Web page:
So..I’ve been natural for about three years now and the journey has been filled with challenges. I can’t say that I will never go back to the creamy crack, but I don’t see it in my future. I’m quite satisfied with the way that I can style my hair in it’s natural state and to my surprise it’s more manageable. Now that I’ve prefaced my love for my hair, time to get down to business in terms of a particular issue that I’ve been encountering lately.
Even before I went natural, people have always wanted to touch my hair. My college roommate from Booneville, Missouri. The lady at the gas station in Hammond, Indiana. Even the little Indian lady who I sat next to for two hours on a flight to Baltimore. When I receive the “can I touch your hair question,” I’m usually very polite. Most of the time it’s from white people and I understand the curiosity. It’s important to note that these folks, the polite people who ask, is not the reason why I’m writing about this.
Lately, I’ve encountered a less mannerable group of people. Those individuals who don’t ask, who just take, or shall I say touch my hair after making a couple of quick comments. “Oooo you got some good hair.” or “girl, how you get your hair like that?” as they reach for it. It’s not like a light stroke either. They dig into it like you would a bowl of popcorn at the latest Tomb Raider flick. And you know what? I don’t like it. It feels like going to the doctor for your yearly checkup only to find out that a medical student will be performing the exam. You want to trust them and believe that they’re going to do the right thing, but something is unsettling about the whole ordeal.What’s interesting is that most of the time, the offenders are black.
Perhaps it’s because they are African American that they feel like it’s okay to do it. Like “hey I’m black too so I get a free pass. Those whites and others have to ask, but I’m a sista.” No. Being a member of the same race doesn’t excuse you from being rude. I understand that we have a variety of different textures and everyone’s curl pattern isn’t the same. I understand that you get excited at the sight of a natural hair style that you haven’t seen before. But would it kill you to ask me if you can touch my hair? Most likely I will say yes if I’m up for my head being treated like a science experiment.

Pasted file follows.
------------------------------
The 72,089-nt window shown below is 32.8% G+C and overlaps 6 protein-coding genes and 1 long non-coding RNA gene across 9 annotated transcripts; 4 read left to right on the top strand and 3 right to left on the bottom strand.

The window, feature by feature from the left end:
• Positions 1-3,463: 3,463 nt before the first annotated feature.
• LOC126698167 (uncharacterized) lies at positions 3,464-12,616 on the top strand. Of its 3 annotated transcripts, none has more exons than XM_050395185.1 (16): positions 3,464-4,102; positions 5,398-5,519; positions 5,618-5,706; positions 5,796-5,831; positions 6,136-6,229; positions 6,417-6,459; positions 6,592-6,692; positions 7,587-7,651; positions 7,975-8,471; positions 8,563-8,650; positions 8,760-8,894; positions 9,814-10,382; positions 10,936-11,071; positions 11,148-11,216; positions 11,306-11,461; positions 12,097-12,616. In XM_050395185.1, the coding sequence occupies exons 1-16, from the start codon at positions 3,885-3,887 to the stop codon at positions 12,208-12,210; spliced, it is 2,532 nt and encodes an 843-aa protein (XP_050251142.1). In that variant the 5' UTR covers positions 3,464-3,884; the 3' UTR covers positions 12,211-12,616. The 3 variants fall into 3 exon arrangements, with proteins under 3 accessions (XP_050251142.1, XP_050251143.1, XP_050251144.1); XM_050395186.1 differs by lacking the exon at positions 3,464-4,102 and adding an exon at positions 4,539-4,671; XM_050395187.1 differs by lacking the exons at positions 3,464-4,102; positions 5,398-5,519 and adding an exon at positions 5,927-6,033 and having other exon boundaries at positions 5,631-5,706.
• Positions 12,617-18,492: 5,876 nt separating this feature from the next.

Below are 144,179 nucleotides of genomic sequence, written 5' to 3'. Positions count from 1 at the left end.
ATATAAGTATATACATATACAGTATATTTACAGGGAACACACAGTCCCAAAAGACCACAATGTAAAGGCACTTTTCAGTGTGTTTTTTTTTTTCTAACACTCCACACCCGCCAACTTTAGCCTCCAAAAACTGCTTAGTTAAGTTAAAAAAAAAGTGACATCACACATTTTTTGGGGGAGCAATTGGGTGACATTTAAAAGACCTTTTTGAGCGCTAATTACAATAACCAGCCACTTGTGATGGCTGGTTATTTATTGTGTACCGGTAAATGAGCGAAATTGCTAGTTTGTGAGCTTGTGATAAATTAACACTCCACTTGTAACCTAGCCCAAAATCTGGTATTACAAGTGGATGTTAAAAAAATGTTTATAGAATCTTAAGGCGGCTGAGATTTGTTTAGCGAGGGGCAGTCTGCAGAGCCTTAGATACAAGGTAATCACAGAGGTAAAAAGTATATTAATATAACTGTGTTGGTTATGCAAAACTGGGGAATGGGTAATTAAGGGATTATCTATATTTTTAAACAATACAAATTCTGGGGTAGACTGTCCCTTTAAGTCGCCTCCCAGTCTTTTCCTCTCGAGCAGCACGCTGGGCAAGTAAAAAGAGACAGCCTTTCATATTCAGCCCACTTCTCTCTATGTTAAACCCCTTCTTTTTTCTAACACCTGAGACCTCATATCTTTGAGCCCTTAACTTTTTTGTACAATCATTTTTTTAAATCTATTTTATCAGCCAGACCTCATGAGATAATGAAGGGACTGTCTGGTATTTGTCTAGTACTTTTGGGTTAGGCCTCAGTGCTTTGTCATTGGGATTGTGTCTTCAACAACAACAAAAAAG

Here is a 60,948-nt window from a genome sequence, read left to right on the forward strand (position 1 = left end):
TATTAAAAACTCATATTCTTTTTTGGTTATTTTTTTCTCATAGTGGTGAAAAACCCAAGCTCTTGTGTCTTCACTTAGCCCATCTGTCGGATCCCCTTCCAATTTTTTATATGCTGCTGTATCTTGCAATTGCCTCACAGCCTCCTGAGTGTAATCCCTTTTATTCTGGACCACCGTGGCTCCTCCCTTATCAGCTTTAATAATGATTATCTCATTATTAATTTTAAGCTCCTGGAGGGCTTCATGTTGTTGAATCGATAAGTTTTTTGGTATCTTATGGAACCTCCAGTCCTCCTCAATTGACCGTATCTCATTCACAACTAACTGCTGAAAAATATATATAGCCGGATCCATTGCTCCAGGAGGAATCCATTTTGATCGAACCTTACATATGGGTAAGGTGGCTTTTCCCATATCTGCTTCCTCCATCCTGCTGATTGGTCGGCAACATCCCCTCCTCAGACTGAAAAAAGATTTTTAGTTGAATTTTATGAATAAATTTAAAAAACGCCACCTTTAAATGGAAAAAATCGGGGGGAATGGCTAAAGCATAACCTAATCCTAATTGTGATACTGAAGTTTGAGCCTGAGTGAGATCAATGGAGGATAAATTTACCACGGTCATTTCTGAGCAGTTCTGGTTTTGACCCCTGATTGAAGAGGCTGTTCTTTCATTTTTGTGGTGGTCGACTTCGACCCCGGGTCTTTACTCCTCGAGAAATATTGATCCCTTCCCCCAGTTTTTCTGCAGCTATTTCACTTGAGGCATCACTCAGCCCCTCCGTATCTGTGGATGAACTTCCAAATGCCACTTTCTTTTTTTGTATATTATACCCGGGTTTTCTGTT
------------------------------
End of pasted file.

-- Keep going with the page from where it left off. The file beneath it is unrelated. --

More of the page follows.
This baffles me because most African Americans are very particular about their personal space. When we deal with someone who comes from a culture that does not include the three foot rule, we’re looking at them sideways and backing up when they approach us. But when we see a curly fro, there is no hesitation of not only invading personal space, but grabbing someone’s hair.
The experience that I’ve had with my hair is comparable to the double standard regarding the n-word. The common argument is that blacks can use it freely among each other. Some even regarding the use of the word as a term of endearment. But let a white person rap the word in a song and they are getting cursed out. The argument for this double standard is that we are not saying the n-word version with “er” at the end. We’re changing it to “uh.” That way we’re “empowering” ourselves and reclaiming it. There’s something wrong with this mode of thinking. When you’re really reclaiming something, everyone is entitled to say it. There is no division. So until everyone either agrees to say the n-word or not say the n-word, don’t touch my hair without asking. This may seem like a silly comparison, but perhaps I want to show just how silly it is for one group of people to feel like they’re entitled certain privileges over others because of the color of their skin.